With only 94 students in grades K1-1, tucked into a corner of the Hennigan Elementary School in Jamaica Plain, the West Zone Early Learning Center is perhaps the smallest school in Boston! I was enthusiastically welcomed by new principal Jean Larrabee, a teacher at the Sumner for many years and an old friend from the days when Boston”€™s Center for Leadership Development supported school-based, teacher-led Inquiry Groups.

It was a beautiful spring day and K1 students were outside with their science teacher, Molly Rovenko. One group told me they were “€œlooking for bugs”€ in the grass, while another was hoping to tempt them with a sugary syrup.

Inside Susan Sweeney”€™s K1 class, children were placing animals they had made of clay into a long cardboard “€œswamp”€ habitat and working at a variety of activity centers. Watching young children at play “€“ building block towers, putting jigsaw puzzles together, painting flowers at an easel, going on a “€œtrip”€ with their family in 2-chair make-believe cars, etc. “€“ always makes me smile. In our rush to make sure students become efficient test takers, we often forget the value of these opportunities for developing language and social skills.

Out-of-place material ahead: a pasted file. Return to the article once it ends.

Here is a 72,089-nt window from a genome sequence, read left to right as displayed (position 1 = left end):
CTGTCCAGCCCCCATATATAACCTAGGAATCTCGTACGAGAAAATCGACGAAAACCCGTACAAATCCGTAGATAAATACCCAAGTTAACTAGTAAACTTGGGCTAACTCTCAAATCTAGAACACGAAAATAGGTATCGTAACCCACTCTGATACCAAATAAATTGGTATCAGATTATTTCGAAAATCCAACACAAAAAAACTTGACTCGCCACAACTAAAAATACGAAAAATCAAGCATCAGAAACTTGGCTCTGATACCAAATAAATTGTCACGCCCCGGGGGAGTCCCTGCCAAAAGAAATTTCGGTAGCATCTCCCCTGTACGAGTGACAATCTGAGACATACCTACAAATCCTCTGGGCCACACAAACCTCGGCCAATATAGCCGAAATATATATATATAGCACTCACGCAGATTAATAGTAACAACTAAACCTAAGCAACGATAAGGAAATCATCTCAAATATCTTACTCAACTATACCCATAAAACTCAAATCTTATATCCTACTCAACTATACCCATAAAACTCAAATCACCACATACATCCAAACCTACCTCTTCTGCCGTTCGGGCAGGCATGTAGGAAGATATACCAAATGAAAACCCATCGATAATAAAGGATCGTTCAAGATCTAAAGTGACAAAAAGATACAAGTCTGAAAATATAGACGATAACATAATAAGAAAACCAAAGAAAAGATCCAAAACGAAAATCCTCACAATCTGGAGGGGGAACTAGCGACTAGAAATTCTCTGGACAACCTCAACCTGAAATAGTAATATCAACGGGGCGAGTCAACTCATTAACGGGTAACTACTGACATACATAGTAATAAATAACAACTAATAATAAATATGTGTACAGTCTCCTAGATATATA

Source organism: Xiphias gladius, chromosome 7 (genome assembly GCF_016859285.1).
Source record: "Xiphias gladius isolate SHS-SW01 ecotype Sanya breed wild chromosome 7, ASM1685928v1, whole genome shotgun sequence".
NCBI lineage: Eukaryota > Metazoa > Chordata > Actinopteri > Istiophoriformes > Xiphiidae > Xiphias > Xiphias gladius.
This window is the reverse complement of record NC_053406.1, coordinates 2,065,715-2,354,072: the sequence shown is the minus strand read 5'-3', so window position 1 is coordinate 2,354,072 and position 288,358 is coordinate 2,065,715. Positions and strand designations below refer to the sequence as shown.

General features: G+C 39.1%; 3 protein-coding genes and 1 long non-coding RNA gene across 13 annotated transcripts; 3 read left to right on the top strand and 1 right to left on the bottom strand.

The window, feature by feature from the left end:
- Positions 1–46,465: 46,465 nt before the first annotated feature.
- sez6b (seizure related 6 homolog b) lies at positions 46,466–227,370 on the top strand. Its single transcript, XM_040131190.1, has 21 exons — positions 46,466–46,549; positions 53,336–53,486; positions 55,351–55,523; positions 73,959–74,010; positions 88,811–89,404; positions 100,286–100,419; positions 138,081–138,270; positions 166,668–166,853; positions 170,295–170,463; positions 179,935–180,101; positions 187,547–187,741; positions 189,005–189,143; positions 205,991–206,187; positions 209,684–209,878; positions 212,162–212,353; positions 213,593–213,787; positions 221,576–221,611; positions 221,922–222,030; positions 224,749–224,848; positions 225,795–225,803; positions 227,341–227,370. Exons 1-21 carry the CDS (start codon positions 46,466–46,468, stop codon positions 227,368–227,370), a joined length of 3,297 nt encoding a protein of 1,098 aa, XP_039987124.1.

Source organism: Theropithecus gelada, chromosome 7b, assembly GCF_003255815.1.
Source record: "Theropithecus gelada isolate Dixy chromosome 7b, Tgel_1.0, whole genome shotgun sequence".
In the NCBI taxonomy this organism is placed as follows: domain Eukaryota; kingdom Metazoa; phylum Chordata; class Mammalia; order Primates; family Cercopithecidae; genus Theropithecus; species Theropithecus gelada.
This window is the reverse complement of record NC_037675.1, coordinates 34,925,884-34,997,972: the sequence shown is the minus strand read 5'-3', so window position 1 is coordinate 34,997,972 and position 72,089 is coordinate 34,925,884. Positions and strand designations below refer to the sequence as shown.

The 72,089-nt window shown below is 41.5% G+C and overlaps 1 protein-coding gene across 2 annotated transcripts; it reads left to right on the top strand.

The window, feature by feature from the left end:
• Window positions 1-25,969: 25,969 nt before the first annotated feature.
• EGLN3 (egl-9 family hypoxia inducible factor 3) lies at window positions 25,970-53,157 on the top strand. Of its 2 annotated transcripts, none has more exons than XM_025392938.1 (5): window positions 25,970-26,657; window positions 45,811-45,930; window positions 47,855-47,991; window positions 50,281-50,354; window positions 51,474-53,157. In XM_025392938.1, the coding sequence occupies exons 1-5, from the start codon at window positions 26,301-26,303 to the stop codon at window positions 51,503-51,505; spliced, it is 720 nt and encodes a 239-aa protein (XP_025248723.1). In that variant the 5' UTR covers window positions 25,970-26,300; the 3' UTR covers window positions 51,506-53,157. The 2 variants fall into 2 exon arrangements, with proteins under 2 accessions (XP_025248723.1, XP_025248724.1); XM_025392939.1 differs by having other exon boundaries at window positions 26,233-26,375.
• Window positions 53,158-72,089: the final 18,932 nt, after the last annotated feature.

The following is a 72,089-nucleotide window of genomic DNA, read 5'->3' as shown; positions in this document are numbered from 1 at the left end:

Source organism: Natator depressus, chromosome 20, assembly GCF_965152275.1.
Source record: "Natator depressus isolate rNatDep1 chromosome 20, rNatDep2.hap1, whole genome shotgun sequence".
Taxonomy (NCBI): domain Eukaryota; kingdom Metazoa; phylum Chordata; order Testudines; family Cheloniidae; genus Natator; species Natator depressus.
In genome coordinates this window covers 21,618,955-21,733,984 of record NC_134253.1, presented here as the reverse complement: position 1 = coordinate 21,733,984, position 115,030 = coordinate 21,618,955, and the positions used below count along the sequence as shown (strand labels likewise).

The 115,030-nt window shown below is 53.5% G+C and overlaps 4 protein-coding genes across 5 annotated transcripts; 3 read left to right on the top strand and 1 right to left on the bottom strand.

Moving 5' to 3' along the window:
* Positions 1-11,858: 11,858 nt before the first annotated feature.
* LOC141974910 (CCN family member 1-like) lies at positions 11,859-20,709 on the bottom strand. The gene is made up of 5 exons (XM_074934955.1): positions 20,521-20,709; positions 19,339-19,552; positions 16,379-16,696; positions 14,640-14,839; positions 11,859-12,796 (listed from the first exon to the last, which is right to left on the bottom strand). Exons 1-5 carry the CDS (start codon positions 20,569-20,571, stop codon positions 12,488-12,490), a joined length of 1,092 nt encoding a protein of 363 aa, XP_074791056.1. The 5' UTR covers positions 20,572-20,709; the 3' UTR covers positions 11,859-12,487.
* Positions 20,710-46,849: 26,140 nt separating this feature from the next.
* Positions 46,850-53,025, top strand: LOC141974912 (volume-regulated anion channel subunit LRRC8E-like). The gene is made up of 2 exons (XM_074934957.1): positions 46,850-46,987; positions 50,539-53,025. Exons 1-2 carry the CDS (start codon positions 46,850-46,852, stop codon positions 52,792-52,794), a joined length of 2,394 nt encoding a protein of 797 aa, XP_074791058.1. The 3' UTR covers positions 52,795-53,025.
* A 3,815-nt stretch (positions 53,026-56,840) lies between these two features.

Stephanie Kudriashova had brought her dog to school on the day I visited, and a group of youngsters gathered around to pet him during recess. Meanwhile, first graders were listening to their teacher read a book by Patricia Polacco, and later writing stories of their own. In one class I noticed a girl with thick glasses using a Braille typewriter!

There were 2-3 adults in each classroom to provide individual and small group instruction as needed. This academic support, as well as an extended day, is made possible at “€œELC West”€ with two sets of paraprofessionals: a morning group that comes in from 7AM-1PM and an afternoon group that is at the school from 11AM-5PM. I wish BPS could find a way to provide this kind of “€œsurround care”€ for all of our students!


Amika Kemmler-Ernst, Ed.D.